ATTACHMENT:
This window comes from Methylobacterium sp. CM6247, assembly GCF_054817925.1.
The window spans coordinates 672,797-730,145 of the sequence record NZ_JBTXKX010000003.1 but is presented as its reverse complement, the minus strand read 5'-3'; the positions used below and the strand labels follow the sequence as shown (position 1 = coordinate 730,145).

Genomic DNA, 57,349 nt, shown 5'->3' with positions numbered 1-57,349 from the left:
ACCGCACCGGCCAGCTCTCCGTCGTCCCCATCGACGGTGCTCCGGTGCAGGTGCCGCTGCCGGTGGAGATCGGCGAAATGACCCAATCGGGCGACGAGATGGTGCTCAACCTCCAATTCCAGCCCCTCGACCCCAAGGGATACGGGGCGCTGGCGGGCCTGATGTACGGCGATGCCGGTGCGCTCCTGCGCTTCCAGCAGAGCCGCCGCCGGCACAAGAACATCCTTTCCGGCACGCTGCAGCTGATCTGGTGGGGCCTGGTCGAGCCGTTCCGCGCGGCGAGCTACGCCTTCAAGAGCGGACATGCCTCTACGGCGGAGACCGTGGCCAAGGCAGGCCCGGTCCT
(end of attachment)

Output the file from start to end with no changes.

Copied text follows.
This window comes from Methylobacterium sp. CM6247, assembly GCF_054817925.1.
The window spans coordinates 672,797-730,145 of the sequence record NZ_JBTXKX010000003.1 but is presented as its reverse complement, the minus strand read 5'-3'; the positions used below and the strand labels follow the sequence as shown (position 1 = coordinate 730,145).

Genomic DNA, 57,349 nt, shown 5'->3' with positions numbered 1-57,349 from the left:
ACCGCACCGGCCAGCTCTCCGTCGTCCCCATCGACGGTGCTCCGGTGCAGGTGCCGCTGCCGGTGGAGATCGGCGAAATGACCCAATCGGGCGACGAGATGGTGCTCAACCTCCAATTCCAGCCCCTCGACCCCAAGGGATACGGGGCGCTGGCGGGCCTGATGTACGGCGATGCCGGTGCGCTCCTGCGCTTCCAGCAGAGCCGCCGCCGGCACAAGAACATCCTTTCCGGCACGCTGCAGCTGATCTGGTGGGGCCTGGTCGAGCCGTTCCGCGCGGCGAGCTACGCCTTCAAGAGCGGACATGCCTCTACGGCGGAGACCGTGGCCAAGGCAGGCCCGGTCCT